LA Daily News: Listen I was wondering of all the victories that you've had have you ever stopped to ask yourself or thought about which is your biggest victory in your mind in your heart? What victory that you have had has impressed you the most?
Bernard Hopkins: I will go back and I will say the victory that touched me the most – and you probably can remember this as you've been following me this long – I'm going to go back over ten years. I know you're probably shocked because that eliminates Tito and eliminates the Oscar fights. I'm going to go back and I'm going to mention this fight and if you remember this fight it was about will, it was about heart, and it was about willing to leave my country and go abroad. And prove that I'm championship quality. Segundo Mercado, Quito, Ecuador in 1995. They in the heat of battle in Peru at that particular time country to country and it was hostility. I got there less than 48 hours well documented didn't have time to acclimate to the climate. Other fighters like Simon Brown, Frankie Lyles, a few other guys was already there weeks before me. Looked at me like I had two heads. Why would I come in so late? I survived two knock downs – if you remember this fight – I come back I knocked him down and I got a draw in Ecuador fighting an Ecuadorian. So it might surprise everyone that listen to that little speech but its reality and the record shows and it's there. That was a fight that any knowledgeable person around the world that seen that fight promoter, fan or media had to think for one second that we got a guy that's going to rise up amongst boxing and be considered great. And here I am ten plus years ago. That fight there showed me and showed probably a lot of other people that I'm going to be around for a long time. And it came to pass. So that was the most important fight to me not actually a big fight but it was a fight that made – it built character for me.
Robert Morales: And of course you stopped him in the 7th Round four months later.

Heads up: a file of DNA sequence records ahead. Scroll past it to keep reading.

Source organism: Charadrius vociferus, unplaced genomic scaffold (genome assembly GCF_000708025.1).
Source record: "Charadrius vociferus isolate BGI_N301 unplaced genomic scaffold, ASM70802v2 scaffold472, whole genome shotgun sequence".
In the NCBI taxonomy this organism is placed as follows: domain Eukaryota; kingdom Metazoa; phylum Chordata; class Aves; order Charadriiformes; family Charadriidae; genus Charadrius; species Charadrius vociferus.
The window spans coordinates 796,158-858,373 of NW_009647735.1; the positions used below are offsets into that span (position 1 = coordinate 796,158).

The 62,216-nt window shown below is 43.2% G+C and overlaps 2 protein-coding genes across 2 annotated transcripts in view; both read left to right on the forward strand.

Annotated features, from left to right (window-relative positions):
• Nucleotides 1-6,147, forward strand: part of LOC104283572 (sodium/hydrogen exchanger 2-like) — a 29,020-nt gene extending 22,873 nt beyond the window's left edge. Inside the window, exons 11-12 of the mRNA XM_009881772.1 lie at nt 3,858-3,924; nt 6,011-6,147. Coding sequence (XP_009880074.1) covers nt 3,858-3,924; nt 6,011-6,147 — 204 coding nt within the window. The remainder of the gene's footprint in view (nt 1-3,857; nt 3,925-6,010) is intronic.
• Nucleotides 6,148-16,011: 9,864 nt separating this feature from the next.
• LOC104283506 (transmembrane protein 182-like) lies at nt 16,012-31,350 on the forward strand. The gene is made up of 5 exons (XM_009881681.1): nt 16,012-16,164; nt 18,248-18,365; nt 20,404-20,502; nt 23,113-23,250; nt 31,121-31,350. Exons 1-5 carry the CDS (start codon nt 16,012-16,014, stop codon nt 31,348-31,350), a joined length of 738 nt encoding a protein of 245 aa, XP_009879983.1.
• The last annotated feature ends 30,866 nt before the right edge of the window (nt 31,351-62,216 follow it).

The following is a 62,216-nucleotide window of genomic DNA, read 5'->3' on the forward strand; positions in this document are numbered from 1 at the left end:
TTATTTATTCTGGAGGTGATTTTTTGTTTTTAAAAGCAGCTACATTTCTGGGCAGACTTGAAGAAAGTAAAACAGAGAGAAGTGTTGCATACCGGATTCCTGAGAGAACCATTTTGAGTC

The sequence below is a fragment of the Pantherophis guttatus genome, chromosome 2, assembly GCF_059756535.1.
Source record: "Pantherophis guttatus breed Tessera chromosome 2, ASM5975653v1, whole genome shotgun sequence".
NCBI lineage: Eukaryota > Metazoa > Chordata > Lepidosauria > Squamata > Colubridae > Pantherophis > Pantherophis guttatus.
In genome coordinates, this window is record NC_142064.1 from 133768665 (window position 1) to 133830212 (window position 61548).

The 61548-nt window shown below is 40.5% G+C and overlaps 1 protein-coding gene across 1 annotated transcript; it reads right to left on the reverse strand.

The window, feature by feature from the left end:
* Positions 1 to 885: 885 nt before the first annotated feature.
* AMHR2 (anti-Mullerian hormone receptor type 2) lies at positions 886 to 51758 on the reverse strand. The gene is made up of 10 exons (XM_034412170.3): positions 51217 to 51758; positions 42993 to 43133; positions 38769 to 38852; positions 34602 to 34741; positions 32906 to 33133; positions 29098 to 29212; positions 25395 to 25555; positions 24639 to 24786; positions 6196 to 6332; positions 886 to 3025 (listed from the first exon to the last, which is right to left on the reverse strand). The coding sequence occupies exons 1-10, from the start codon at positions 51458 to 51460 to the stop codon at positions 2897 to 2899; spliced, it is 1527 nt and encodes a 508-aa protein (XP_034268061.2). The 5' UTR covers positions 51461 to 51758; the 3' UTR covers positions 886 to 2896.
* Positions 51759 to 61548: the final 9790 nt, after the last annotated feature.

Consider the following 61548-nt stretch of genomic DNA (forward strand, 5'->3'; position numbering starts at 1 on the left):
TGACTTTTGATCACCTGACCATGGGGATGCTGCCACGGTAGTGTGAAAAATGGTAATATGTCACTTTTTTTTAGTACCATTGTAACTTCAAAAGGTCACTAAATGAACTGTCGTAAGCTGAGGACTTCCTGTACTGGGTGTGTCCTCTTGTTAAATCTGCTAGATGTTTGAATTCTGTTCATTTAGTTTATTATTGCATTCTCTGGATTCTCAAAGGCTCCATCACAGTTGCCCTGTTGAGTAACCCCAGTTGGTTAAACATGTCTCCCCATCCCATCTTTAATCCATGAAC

Bernard Hopkins: Four or five months later I stopped him in Landover, Maryland in the United States you're correct. Unlike Joe he wants a day in his career if he could but he was forced to come to the United States. Not doing me a favor, I did him a favor. Not only give him 50% of the money. I did him a favor. He had to come here by HBO's contract his third fight had to come here. I just happened to be the old Godfather waiting at door number one when everybody else that I helped eliminated and he couldn't do anything but fight Bernard Hopkins. If you read his book – which I did it's very interesting – he never thought that he would fight me again. And he mentioned that "I wish I would had been there to fight Bernard Hopkins but since he retired, blah, blah, blah." Because he thought that he was going to be able to have that quote and never have to deal with The Executioner. But I came out of retirement. And trust me a lot of people including business people in boxing said oh you know what. The worst nightmare is that Bernard Hopkins will come out of retirement and spoil more plans for what they got set up for other things. I'm messing up – but seriously that's what kept me alive in boxing because I know I'm messing up and I ain't going to get into details but I know that I'm messing up a lot of plans by still being in boxing. I'm beating the wrong people. It started with Tarver. Winky Wright, the two Jermain Taylor fights everybody knew what that was. He's eliminated now the same people that praise him they talking about it. A short time changes so much in this business. So I got the biggest boss to take to (me) and they don't even fear him because they don't believe in him but I got the biggest – I got the biggest boss hands around my shoulders and I'm just sitting here just, you know, having fun but I'm serious. And I can't wait until after April 19 when I look across that particular aisle that separated from the fans and it's just the aisle where they sit at with their computers and they typewriters. And they see that same look that I saw when I beat Tarver. I made it look easy but the most profound statement before that fight and I told most of the media that's listening to me now I said no only am I going to shock y'all and beat y'all but I'm going to do it easy. What do you mean? So I'm telling you now. Don't be surprised when I make this look easy and I make him look amateur. And that's what I'm going to do but it's going to be punishment first because that's in his blood he won't quit. Probably going to have to save him. His father's going to have to save his son because he loves his son. It ain't training fighters this is son and father. Then trainer and father. So remember I said this on the line so nobody going to say I'm making it up after the fact. I'm telling y'all now I'm putting y'all on notice and a lot of people on the phone now heard me say this before how many times was I wrong? And how many times was I right?